This will be a very brief overview of some formal considerations and the Liar. The handout can be found here.
This will be a talk in the Logik Café at the University of Vienna Department of Philosophy. Slides here.
Abstract: It is commonplace to assume that if our discourse involving natural numbers and arithmetic is coherent at all, then it determines a unique structure (up to isomorphism). Recently, however, some mathematicians have challenged this assumption (especially the “New York School” of set theorists), arguing that the independence phenomenon in mathematics suggests that our talk about natural numbers is, in fact, indeterminate. In particular, an assumption of this view is that only statements that can be given first-order formulation have determinate content. In this paper we argue that such a view runs the risk of being self-undermining. We will suggest that modifying the view to include a schematic commitment to *feasibly checkable* fragments of set theory and mathematics as interpreted in these fragments yields a coherent conception of mathematics. We will, however, suggest that the view comes at the price of significant metamathematical reinterpretation, with several open philosophical and technical questions. This is joint work with Daniel Waxman.
Abstract: The independence phenomenon in set theory, while pervasive, can be partially addressed through the use of large cardinal axioms. One idea sometimes alluded to is that maximality considerations speak in favour of large cardinal axioms consistent with ZFC, since it appears to be `possible’ (in some sense) to continue the hierarchy far enough to generate the relevant transfinite number. In this paper, we argue against this idea based on a priority of subset formation under the iterative conception. In particular, we argue that there are several conceptions of maximality that justify the consistency but falsity of large cardinal axioms. We argue that the arguments we provide are illuminating for the debate concerning the justification of new axioms in iteratively-founded set theory.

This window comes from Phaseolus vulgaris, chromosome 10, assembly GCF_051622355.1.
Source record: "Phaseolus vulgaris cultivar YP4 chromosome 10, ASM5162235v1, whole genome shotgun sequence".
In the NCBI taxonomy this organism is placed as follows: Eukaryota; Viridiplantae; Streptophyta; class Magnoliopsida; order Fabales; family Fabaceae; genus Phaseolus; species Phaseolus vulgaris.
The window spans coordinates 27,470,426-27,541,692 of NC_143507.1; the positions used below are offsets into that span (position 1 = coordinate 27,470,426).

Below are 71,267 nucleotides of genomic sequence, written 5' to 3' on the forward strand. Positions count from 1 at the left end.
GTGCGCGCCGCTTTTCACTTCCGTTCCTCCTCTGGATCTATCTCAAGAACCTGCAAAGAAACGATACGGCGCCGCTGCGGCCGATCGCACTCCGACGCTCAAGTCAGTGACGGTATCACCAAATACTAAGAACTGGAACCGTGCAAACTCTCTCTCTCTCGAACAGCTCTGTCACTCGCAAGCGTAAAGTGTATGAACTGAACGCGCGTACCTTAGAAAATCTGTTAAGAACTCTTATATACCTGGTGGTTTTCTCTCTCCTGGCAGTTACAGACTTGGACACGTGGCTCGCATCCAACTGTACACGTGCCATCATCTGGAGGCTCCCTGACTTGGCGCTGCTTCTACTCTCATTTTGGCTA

This will be a talk at Methodological Approaches in the Study of Recent Mathematics: Mathematical Philosophy and Mathematical Practice, at the University of Konstanz on 21 September. You can find the slides for the talk here, and a recent draft of the paper here.
Abstract: A central area of current philosophical debate in the foundations of mathematics concerns whether or not there is a single, maximal, universe of set theory. Universists maintain that there is such a universe, while Multiversists argue that there are many universes, no one of which is ontologically privileged. Often forcing constructions that add subsets to models are cited as evidence in favour of the latter. This paper informs this debate by analysing ways the Universist might interpret this discourse that seems to necessitate the addition of subsets to V. We argue that despite the prima facie incoherence of such talk for the Universist, she nonetheless has reason to try and provide interpretation of this discourse. We analyse extant interpretations of such talk, and analyse various tradeoffs in naturality that might be made. We conclude that the Universist has promising options for interpreting different forcing constructions.
This will be a talk at the 2018 Italian Society for the Philosophy of Mathematics (Filmat 2018) meeting. Slides.
Set-theoretic and category-theoretic foundations represent different perspectives on mathematical subject matter. In particular, category-theoretic language focusses on properties that can be determined up to isomorphism within a category, whereas set theory admits of properties determined by the internal structure of the membership relation. Various objections have been raised against this aspect of set theory in the category-theoretic literature. In this article, we advocate a methodological pluralism concerning the two foundational languages, and provide a theory that fruitfully interrelates a `structural’ perspective to a set-theoretic one. We present a set-theoretic system that is able to talk about structures more naturally, and argue that it provides an important perspective on plausibly structural properties such as cardinality. We conclude the language of set theory can provide useful information about the notion of mathematical structure.